Sex Addiction Q&A with Jamie Mantell, LMFT
Preface by Jamie Mantell, Licensed Marriage and Family Therapist at D’Amore Healthcare in Orange County, California:
“Based on my education, training, and experience, I’ve consistently approached the subject of sex addiction with the understanding that it is a very private experience for patients. Sex is a powerful and vital survival instinct, with one significant difference from other survival instincts. Sex is an instinct for survival of the species, rather than the individual. I almost always add that even plants have sex when discussing the topic with individual patients or in group therapy.
Sex is such a primal instinct
I learned early on, as a student at California State University, that despite all the research, sex is such a primal instinct it’s not understood by the majority of clinicians.
I have utilized the AA (Alcoholics Anonymous) book’s approach that ‘we treat sex as we would any other problem.’ I base my work with patients on the belief that awareness of and interest in the welfare is vital. In other words, moving from primal selfishness into the level of being of service to others.”
Q: Can you explain the difference between sex addiction and sex offending?
A: Sex produces endorphins and dopamine, hence creating the opportunity for sex addiction, similar to a drug or alcohol addiction. Sex offending is a sociopathic behavior that causes harm to others. Rationalization and justification bolster the sociopath in continuing to do harm. When I worked at a treatment center for sex offenders, the generally accepted premise was that there is no effective treatment for post-adolescent sex offenders.
Q: With recent mentions in the news of so many sexual harassment cases, is it true that some people use the term sex addiction as a way to excuse sex offending?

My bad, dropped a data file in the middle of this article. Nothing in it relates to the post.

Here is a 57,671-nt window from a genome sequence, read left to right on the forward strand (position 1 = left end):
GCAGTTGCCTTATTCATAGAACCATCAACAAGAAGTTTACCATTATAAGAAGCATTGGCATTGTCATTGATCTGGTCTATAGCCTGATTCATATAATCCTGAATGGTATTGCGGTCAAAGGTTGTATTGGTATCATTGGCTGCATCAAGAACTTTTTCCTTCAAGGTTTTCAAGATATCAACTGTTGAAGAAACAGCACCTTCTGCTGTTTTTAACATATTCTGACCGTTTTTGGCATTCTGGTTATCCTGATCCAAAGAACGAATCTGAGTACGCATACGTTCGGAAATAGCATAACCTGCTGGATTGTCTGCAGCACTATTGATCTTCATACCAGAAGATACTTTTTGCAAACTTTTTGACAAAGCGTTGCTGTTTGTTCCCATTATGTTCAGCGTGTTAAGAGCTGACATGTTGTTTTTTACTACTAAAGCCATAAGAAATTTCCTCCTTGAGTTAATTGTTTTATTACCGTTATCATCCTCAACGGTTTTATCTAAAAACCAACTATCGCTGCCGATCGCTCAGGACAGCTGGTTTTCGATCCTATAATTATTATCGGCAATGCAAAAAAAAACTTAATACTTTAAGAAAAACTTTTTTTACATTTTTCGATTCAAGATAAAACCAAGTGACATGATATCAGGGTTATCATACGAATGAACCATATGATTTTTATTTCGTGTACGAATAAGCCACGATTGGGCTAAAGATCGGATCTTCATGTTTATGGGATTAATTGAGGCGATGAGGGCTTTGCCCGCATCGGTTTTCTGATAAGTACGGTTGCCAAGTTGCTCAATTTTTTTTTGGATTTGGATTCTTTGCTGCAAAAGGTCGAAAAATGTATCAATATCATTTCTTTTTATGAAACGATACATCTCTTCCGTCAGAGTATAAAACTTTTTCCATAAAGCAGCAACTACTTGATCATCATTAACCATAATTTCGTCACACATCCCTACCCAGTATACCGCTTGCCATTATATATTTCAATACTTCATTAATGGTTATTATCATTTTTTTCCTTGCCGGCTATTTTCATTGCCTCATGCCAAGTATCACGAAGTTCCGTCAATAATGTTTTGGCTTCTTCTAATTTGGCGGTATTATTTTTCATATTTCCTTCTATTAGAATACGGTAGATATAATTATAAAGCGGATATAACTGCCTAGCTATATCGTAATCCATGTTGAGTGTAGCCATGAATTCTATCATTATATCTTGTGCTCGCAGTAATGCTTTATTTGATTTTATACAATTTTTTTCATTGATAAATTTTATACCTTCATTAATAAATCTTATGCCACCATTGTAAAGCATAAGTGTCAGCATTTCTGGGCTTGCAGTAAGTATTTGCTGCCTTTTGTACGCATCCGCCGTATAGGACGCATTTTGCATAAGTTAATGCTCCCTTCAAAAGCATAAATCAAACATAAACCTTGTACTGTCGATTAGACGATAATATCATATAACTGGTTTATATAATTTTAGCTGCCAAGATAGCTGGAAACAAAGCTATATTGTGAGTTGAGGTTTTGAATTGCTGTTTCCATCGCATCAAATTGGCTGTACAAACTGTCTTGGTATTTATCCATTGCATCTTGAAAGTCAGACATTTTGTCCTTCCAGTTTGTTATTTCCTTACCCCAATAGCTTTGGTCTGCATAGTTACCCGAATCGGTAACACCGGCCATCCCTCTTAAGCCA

A: The process of rationalization and justification by sex offenders indicates a serious, dangerous condition.
Q: Is there a common thread between sex addicts and offenders?
A: I’d say selfishness and denial. However, sex addicts can be treated by learning new behaviors or “a sufficient substitute”, whereas, an adult offender cannot be “cured”.
Q: What common trait do you see in recovering sex addicts?
A: No doubt, it’s a willingness to place the welfare of others ahead of themselves. Again, this is a learned behavior from a 12-step or another spiritual approach to recovery.
Q: How can recovery from sex addiction impact the family, marriage, children, career?
A: The most effective recovery process for sex addiction is the 12-steps, which reduces self-centered practices. The steps give understanding and hope to the addicts’ loved ones when there is evidence of that reduction and amends are made.
Q: What Cognitive Behavior Therapy(CBT) exercises help the sex addict?
A: The best thing I have seen is the book “Living Sober”, published by AA. It’s a CBT masterpiece.
Q: Why does residential treatment help the sex addict?
A: Not certain about all residential programs, but many D’Amore patients develop a productive interest in others and are able to enjoy healthy, productive relationships.
If you or a loved one is in need of help for sex addiction, please contact us at D’Amore Healthcare. Our goal is to replace compulsive, unhealthy sexual behavior with mindfulness and respect.
If you’re in the process of trying to kick an addiction, you’ll likely need extra support throughout the process. There are so many benefits to recovery at D’Amore Healthcare. Our amazing staff will guide you through the entire detoxing process, and you’ll be safe and comfortable in our beautiful residential homes.
We provide information and treatment for people dealing with the life-shattering cycle of mental illness, substance abuse and addiction. Therefore, if someone needs immediate help, call 24-hours a day at 714.375.1110 or contact us online.